Movie: The Illusionist vs The Prestige
I watched DVDs of these two movies sometime in May, and made this comparison
The Illusionist (I) vs The Prestige (P)
Theatrical Release: 9/1/2006 (I) vs 10/20/2006 (P)
Budget: 16.5 million (I) vs 40 million (P)
Gross in US: 39.8 million (I) vs 53 million (P)
Theme: magician; one magician fighting for his love one (I) vs two magicians competing with each other, initiated by the loss of a love one (P)
IMDB: 7.7 (32,510 votes) (I) vs 8.4 (59,357 votes) (P)
Tomatometer: 75% in critics 87% in users (I) vs 74% in critics 92% in users (P)
Both starts the story at one essential stage performance with some involvement of the police or the court. Then the story go back to the earlier days till that important show. From there the story continues and unfold the mystery.
However in The Prestige, it is presented more in the form of flashbacks, while The Illusionist is more linear in time.
What do we learn from these facts?
- Profit margin is higher in The Illusionist, because of the lower budget (because of the movie stars or the filming location?) . But I guess the DVD sales in The Prestige would be higher than The Illusionist due to its higher user rating. This implies that for a high-budget movie the movie company can only hope the DVD sales can really make money for them (that is, to release as many editions of DVD as possible, e. g. the theatrical version, special edition, extended cut and/or the director cut etc).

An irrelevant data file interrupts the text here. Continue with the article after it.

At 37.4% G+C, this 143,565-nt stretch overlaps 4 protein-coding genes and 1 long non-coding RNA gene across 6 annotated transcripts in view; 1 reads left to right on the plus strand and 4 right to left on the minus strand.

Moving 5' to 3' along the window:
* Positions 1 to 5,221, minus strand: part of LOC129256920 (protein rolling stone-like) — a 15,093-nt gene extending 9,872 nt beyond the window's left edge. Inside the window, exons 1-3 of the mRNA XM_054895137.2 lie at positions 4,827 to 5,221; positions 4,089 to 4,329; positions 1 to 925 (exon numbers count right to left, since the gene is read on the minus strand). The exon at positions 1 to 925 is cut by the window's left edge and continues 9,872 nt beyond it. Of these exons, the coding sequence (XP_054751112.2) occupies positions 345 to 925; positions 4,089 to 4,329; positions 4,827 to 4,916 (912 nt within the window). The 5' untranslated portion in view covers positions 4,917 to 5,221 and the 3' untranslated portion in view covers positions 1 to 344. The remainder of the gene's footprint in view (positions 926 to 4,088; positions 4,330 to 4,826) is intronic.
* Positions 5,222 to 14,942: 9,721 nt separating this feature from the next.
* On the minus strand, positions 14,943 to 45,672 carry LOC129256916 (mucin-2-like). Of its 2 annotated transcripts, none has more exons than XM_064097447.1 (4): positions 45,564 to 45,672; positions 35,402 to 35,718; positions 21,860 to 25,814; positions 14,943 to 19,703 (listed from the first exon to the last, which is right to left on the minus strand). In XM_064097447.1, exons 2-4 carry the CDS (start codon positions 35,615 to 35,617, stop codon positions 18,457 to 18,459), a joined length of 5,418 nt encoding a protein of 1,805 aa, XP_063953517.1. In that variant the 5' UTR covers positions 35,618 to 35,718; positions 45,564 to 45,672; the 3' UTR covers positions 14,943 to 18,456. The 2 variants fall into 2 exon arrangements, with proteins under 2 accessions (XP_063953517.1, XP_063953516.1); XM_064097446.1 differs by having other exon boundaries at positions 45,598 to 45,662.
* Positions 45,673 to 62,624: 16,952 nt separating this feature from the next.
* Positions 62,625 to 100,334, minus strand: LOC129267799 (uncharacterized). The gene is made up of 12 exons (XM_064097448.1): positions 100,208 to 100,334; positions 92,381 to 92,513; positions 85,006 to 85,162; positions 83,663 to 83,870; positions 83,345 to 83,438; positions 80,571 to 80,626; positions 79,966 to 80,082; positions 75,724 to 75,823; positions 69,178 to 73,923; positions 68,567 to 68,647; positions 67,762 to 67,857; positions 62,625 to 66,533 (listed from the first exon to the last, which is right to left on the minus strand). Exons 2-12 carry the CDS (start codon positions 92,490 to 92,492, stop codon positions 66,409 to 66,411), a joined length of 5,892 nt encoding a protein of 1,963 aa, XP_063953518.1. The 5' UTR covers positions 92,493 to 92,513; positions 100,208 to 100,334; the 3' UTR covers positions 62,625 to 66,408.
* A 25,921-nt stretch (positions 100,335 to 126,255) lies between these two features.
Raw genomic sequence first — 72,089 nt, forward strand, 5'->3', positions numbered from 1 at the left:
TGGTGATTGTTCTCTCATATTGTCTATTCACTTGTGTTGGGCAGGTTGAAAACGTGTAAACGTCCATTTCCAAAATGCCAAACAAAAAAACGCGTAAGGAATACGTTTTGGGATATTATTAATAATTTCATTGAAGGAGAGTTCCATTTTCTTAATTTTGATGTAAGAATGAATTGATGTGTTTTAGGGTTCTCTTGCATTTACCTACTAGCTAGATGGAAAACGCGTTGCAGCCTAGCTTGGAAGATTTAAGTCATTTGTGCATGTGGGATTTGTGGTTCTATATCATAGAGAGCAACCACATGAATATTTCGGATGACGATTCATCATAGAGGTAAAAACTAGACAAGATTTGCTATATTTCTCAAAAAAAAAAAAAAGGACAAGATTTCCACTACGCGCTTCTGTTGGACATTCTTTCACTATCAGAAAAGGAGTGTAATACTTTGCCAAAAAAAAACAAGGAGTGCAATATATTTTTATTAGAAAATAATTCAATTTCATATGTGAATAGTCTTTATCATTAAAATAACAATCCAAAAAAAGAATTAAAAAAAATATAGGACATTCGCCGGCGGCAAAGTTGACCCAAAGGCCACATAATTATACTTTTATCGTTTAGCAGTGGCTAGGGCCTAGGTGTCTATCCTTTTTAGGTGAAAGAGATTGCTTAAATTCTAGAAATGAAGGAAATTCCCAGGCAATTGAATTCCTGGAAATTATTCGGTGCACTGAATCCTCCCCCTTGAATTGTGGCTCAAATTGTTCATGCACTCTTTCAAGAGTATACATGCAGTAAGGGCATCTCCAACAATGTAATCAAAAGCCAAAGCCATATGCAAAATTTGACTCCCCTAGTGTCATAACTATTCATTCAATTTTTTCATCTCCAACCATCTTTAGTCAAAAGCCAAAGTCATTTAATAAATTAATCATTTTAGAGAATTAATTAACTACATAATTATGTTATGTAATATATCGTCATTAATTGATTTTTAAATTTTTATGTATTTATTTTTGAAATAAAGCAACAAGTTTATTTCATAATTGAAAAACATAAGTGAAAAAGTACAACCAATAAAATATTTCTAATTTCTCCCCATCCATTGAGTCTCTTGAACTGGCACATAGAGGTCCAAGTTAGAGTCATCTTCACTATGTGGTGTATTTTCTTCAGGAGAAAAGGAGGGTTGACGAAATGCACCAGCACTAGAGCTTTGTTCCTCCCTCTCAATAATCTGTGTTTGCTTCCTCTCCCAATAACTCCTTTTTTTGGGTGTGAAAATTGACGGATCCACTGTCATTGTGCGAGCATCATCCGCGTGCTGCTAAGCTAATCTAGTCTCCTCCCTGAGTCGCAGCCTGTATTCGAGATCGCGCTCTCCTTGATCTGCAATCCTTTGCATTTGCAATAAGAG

- According to Tomatometer, both films received about the same responses from the critics, but for general moviegoers, they like The Prestige more than The illusionist. What’s the important factor causing this difference? Actors? Story? Director? For the latter, it affects how the story is told (Story Structure). Or, just the marketing?
I don’t have enough information to make the conclusion. But do the movie companies pay enough attention to what moviegoers like? This reminds me of the article I read, “The Greatest Mystery: Making a Best Seller” (New York Times, May 16, 2007). It’s not the book from a well-known author that can make lots of money for the publisher, but the surprise bestseller from a little-known or even a debut author. Well, probably the movie industry isn’t so much like a casino as publishing is (Why? Do they listen to the moviegoers more than the publishers to the readers?), but it may be a gambling when making a big-budget film.